Take away the media circus surrounding the White Stripes and one fact remains: Jack White is an extraordinary musician. He’s one of the few guitarists to make a serious impact in the last few years— an instantly identifiable player at a time when everyone else is happy to regurgitate riffs and tread water. Moreover, he has done more than anyone else to raise the profile of the blues in the past decade. He’s done so by pushing the nether boundaries of virtuosity and unearthing forgotten techniques, and by digging out unfashionable gear with which to forge his own unique sound.
Ironically, although White’s gear originally sold in department stores and via budget catalogs—and while his whole ideology hinges on gritty authenticity rather than expensive technology—you’ll still have to cough up a reasonable wad to copy his setup. For example, expect to pay $1,000 to $2,000 for a Sixties JB Hutto Montgomery Airline guitar like Jack uses. The quirky DiPinto Belvedere Deluxe is a viable alternative with tons of retro character. And at $749, it should appeal to most budget-minded guitarists. Jack also uses a Fifties Kay hollowbody electric, but you’re unlikely to find one in decent condition nowadays. Instead, plump for a Gretsch Electromatic hollowbody ($1,200).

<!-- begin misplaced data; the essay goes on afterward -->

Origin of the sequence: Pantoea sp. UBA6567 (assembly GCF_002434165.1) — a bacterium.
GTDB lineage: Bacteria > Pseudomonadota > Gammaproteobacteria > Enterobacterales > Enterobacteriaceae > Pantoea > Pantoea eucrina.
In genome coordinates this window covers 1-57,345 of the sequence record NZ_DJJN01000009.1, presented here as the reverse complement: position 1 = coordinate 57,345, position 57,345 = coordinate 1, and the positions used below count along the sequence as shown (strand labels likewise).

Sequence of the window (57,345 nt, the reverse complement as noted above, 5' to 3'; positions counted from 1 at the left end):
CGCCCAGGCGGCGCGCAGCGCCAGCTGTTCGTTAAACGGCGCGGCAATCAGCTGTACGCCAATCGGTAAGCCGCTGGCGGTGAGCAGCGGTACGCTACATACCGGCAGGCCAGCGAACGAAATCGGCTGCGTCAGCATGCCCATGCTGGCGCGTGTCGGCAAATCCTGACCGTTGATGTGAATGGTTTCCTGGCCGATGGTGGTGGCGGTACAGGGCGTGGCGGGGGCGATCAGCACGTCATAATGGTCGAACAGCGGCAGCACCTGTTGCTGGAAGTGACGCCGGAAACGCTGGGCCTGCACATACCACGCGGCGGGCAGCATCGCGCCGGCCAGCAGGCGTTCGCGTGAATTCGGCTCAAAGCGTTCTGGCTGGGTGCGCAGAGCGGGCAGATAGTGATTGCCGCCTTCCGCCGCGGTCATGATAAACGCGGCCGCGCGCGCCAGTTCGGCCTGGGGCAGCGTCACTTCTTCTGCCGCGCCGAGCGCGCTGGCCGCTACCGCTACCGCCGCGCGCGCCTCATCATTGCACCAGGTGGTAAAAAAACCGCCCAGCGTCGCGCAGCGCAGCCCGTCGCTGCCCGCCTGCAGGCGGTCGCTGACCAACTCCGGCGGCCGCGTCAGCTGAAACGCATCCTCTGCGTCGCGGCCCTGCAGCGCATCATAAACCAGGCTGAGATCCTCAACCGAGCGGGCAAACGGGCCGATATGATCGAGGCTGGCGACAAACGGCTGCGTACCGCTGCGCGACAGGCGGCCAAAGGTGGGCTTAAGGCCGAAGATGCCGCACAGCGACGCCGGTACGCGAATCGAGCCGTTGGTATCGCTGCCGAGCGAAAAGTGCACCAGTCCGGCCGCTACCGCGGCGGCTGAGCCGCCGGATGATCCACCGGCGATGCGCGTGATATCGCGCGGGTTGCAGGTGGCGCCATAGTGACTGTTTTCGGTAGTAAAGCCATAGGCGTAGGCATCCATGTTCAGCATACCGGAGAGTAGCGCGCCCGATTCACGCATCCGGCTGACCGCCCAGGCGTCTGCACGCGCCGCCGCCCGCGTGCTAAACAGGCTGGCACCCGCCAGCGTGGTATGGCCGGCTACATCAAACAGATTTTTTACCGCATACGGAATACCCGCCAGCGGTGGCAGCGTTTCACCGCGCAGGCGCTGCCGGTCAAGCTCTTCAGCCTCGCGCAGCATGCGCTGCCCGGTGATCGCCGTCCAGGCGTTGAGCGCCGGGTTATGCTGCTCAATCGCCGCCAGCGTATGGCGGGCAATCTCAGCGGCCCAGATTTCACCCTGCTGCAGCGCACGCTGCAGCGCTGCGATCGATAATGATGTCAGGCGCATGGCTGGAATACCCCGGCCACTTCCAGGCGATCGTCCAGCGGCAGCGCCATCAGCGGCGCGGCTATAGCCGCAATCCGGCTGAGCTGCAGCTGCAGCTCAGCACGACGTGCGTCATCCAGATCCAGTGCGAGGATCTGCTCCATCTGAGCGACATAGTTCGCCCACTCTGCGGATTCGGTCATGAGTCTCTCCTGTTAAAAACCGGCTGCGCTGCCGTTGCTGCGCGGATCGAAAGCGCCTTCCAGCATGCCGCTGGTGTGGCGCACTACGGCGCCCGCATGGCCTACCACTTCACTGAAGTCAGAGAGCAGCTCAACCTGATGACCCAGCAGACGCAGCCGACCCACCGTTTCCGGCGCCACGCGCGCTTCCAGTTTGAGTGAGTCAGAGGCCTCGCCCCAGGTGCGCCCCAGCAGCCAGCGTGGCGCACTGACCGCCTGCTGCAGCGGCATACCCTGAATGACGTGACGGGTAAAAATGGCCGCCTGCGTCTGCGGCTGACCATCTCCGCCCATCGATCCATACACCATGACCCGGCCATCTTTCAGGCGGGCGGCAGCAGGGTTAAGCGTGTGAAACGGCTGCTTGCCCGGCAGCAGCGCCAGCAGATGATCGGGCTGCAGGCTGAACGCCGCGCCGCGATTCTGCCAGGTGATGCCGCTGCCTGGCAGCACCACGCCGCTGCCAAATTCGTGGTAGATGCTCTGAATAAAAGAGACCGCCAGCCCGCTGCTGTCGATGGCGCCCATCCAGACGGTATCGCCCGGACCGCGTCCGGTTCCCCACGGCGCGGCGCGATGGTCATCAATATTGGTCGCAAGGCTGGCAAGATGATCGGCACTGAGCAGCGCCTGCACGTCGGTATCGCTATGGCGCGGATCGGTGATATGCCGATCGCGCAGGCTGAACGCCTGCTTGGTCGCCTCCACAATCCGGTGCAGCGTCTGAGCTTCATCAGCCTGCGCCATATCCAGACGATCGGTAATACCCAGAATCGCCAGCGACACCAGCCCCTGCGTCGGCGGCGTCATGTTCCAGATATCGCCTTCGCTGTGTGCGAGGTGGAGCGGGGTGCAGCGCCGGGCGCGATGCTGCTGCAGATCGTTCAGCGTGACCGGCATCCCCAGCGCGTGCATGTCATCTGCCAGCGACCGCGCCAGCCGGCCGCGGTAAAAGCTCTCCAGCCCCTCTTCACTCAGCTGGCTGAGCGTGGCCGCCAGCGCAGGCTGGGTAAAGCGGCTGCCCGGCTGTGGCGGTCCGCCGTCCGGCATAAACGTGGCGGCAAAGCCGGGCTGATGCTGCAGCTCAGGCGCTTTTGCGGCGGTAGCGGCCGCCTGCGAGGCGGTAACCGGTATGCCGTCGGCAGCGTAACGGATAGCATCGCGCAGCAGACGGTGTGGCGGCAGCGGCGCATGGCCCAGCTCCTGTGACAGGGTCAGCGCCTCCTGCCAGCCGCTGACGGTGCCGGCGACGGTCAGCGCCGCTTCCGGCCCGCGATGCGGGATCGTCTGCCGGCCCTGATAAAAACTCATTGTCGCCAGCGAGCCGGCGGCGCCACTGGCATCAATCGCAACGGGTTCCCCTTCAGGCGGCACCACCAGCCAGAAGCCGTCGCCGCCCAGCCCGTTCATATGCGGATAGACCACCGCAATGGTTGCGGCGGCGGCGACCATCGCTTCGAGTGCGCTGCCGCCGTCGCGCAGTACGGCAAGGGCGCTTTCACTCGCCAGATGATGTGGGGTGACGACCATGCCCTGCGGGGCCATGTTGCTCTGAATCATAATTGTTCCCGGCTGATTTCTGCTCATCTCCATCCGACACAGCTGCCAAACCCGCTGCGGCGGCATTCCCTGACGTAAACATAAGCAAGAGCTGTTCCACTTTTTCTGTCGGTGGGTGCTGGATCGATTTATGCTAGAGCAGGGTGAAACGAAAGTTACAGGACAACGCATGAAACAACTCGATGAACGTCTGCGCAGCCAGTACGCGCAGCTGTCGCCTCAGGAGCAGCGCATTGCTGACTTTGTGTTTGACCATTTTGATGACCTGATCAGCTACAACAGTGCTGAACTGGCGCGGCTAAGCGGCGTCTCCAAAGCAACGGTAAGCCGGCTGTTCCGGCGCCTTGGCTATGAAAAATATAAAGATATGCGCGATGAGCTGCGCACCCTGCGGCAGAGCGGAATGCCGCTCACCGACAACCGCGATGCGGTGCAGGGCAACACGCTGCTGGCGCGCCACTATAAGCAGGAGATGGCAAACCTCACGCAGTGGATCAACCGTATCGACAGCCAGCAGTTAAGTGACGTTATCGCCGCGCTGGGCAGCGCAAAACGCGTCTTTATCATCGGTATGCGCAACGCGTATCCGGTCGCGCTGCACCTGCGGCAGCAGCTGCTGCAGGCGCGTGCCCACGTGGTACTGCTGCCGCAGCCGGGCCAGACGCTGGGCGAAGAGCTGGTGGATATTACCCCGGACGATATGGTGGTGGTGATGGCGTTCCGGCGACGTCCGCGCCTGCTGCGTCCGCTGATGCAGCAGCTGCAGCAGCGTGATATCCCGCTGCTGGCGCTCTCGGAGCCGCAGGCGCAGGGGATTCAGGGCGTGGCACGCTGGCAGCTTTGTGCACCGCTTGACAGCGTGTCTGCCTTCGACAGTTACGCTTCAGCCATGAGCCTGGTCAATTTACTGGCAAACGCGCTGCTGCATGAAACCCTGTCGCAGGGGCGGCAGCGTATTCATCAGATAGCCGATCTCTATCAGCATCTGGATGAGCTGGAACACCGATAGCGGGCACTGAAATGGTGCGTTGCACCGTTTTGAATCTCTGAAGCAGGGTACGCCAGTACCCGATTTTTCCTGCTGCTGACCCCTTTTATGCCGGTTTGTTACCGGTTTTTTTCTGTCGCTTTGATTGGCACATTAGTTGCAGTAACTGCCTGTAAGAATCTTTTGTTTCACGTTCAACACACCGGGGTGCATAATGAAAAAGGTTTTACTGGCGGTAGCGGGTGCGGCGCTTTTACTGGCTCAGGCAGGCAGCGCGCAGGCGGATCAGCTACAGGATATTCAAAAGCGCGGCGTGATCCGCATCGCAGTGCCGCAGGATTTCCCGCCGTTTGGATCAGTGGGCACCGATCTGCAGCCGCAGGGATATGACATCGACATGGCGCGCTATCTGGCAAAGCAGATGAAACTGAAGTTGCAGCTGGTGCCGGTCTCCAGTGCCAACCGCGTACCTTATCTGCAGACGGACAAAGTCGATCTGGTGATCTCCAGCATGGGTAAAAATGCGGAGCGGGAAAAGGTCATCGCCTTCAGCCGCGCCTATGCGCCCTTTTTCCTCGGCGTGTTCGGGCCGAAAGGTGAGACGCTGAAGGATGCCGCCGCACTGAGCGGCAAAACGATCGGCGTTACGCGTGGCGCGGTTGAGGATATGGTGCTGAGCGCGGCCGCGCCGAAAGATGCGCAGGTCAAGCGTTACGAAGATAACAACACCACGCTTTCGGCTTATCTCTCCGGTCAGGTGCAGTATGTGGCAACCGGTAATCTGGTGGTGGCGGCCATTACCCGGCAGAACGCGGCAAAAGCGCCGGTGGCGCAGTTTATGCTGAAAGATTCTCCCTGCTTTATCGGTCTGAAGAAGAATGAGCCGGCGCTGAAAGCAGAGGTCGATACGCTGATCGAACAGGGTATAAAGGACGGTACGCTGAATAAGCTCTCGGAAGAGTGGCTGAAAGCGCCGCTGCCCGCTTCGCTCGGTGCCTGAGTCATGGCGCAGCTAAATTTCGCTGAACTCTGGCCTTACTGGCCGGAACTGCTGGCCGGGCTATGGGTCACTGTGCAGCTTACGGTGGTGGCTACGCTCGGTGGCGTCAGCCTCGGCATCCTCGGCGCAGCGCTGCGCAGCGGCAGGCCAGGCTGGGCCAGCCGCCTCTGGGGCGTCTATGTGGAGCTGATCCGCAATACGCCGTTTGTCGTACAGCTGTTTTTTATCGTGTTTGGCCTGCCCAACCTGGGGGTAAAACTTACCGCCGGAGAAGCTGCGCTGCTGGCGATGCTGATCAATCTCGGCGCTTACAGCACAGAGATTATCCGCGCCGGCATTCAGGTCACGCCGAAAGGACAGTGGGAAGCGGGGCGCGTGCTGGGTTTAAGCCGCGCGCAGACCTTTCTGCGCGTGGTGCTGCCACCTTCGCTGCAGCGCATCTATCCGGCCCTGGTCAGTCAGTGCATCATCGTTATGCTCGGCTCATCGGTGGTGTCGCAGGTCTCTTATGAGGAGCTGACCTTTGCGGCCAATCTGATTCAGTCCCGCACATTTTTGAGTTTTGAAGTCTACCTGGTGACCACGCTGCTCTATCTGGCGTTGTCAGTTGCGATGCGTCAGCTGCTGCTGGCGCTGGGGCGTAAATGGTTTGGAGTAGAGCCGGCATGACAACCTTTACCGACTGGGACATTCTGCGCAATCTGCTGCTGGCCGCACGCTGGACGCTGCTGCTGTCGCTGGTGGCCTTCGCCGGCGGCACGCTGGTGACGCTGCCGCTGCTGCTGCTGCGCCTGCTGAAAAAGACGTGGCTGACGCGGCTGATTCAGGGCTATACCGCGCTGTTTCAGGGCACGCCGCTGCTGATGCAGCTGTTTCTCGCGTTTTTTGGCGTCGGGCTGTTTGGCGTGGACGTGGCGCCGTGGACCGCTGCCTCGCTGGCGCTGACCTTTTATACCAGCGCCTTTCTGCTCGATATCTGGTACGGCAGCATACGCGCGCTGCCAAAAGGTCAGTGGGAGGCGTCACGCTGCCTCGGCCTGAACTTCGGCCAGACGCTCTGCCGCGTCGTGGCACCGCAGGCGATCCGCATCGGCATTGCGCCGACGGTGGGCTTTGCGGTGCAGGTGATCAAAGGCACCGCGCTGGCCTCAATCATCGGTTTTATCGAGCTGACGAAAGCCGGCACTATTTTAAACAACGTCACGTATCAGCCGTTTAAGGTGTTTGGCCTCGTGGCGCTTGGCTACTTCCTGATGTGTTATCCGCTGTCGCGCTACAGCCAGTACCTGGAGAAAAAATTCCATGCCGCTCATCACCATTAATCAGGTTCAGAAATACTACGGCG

Sears Silvertone amps such as White uses are hard to find, but they’re not as expensive as you might think: a 100-watt head comparable to White’s should run you about $800. Still, at $569.99 the Fender Blues Junior model will get you close to the White Stripes’ swampy stomp in an affordable, compact and roadworthy package.
As for pedals, a new Electro- Harmonix Big Muff pedal can be had for just $116, while a DigiTech Whammy pedal costs $249. For cheaper alternatives, try the Danelectro FAB Distortion, Overdrive or Metal mini pedals. They’re a steal at just $19 each.